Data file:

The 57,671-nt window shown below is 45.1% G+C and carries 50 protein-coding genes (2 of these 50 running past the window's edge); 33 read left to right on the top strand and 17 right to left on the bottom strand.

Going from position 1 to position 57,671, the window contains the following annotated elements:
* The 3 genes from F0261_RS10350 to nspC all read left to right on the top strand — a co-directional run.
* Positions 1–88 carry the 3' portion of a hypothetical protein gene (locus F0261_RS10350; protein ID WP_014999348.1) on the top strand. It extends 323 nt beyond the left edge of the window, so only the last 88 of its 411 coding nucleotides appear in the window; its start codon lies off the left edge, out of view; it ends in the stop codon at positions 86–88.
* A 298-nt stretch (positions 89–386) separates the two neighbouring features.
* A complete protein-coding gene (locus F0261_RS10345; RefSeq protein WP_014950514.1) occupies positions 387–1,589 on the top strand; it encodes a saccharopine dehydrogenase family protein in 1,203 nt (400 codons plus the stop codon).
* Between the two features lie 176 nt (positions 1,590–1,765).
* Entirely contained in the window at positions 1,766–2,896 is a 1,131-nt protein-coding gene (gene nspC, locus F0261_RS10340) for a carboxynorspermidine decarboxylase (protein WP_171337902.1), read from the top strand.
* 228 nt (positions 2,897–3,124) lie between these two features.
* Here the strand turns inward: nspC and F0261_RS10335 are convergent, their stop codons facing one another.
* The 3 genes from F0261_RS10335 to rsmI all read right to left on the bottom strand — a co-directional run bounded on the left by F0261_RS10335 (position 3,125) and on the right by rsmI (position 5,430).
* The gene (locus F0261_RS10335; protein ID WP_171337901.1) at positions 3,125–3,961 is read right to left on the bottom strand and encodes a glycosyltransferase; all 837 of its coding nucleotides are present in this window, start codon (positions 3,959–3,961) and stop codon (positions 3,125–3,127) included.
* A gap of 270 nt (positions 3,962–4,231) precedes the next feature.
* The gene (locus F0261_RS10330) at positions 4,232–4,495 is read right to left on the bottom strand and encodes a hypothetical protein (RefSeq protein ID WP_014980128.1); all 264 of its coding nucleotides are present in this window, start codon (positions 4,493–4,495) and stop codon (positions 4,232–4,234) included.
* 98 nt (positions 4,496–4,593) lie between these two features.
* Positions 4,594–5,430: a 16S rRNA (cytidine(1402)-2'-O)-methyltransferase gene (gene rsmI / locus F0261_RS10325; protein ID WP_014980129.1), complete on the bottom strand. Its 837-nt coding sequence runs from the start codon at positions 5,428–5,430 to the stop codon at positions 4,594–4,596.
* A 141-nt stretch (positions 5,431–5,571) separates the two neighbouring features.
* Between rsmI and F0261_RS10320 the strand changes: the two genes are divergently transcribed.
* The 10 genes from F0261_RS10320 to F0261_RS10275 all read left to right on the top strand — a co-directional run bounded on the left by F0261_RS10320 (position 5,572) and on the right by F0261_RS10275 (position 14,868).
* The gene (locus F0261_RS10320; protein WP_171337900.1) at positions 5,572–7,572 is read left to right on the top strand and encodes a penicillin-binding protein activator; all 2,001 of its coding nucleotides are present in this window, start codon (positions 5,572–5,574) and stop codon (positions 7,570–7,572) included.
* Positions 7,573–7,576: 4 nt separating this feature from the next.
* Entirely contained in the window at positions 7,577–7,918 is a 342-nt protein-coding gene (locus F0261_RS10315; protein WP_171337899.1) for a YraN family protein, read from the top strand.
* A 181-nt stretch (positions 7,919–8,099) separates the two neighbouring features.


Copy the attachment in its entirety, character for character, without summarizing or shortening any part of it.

The 57,671-nt window shown below is 45.1% G+C and carries 50 protein-coding genes (2 of these 50 running past the window's edge); 33 read left to right on the top strand and 17 right to left on the bottom strand.

Going from position 1 to position 57,671, the window contains the following annotated elements:
* The 3 genes from F0261_RS10350 to nspC all read left to right on the top strand — a co-directional run.
* Positions 1–88 carry the 3' portion of a hypothetical protein gene (locus F0261_RS10350; protein ID WP_014999348.1) on the top strand. It extends 323 nt beyond the left edge of the window, so only the last 88 of its 411 coding nucleotides appear in the window; its start codon lies off the left edge, out of view; it ends in the stop codon at positions 86–88.
* A 298-nt stretch (positions 89–386) separates the two neighbouring features.
* A complete protein-coding gene (locus F0261_RS10345; RefSeq protein WP_014950514.1) occupies positions 387–1,589 on the top strand; it encodes a saccharopine dehydrogenase family protein in 1,203 nt (400 codons plus the stop codon).
* Between the two features lie 176 nt (positions 1,590–1,765).
* Entirely contained in the window at positions 1,766–2,896 is a 1,131-nt protein-coding gene (gene nspC, locus F0261_RS10340) for a carboxynorspermidine decarboxylase (protein WP_171337902.1), read from the top strand.
* 228 nt (positions 2,897–3,124) lie between these two features.
* Here the strand turns inward: nspC and F0261_RS10335 are convergent, their stop codons facing one another.
* The 3 genes from F0261_RS10335 to rsmI all read right to left on the bottom strand — a co-directional run bounded on the left by F0261_RS10335 (position 3,125) and on the right by rsmI (position 5,430).
* The gene (locus F0261_RS10335; protein ID WP_171337901.1) at positions 3,125–3,961 is read right to left on the bottom strand and encodes a glycosyltransferase; all 837 of its coding nucleotides are present in this window, start codon (positions 3,959–3,961) and stop codon (positions 3,125–3,127) included.
* A gap of 270 nt (positions 3,962–4,231) precedes the next feature.
* The gene (locus F0261_RS10330) at positions 4,232–4,495 is read right to left on the bottom strand and encodes a hypothetical protein (RefSeq protein ID WP_014980128.1); all 264 of its coding nucleotides are present in this window, start codon (positions 4,493–4,495) and stop codon (positions 4,232–4,234) included.
* 98 nt (positions 4,496–4,593) lie between these two features.
* Positions 4,594–5,430: a 16S rRNA (cytidine(1402)-2'-O)-methyltransferase gene (gene rsmI / locus F0261_RS10325; protein ID WP_014980129.1), complete on the bottom strand. Its 837-nt coding sequence runs from the start codon at positions 5,428–5,430 to the stop codon at positions 4,594–4,596.
* A 141-nt stretch (positions 5,431–5,571) separates the two neighbouring features.
* Between rsmI and F0261_RS10320 the strand changes: the two genes are divergently transcribed.
* The 10 genes from F0261_RS10320 to F0261_RS10275 all read left to right on the top strand — a co-directional run bounded on the left by F0261_RS10320 (position 5,572) and on the right by F0261_RS10275 (position 14,868).
* The gene (locus F0261_RS10320; protein WP_171337900.1) at positions 5,572–7,572 is read left to right on the top strand and encodes a penicillin-binding protein activator; all 2,001 of its coding nucleotides are present in this window, start codon (positions 5,572–5,574) and stop codon (positions 7,570–7,572) included.
* Positions 7,573–7,576: 4 nt separating this feature from the next.
* Entirely contained in the window at positions 7,577–7,918 is a 342-nt protein-coding gene (locus F0261_RS10315; protein WP_171337899.1) for a YraN family protein, read from the top strand.
* A 181-nt stretch (positions 7,919–8,099) separates the two neighbouring features.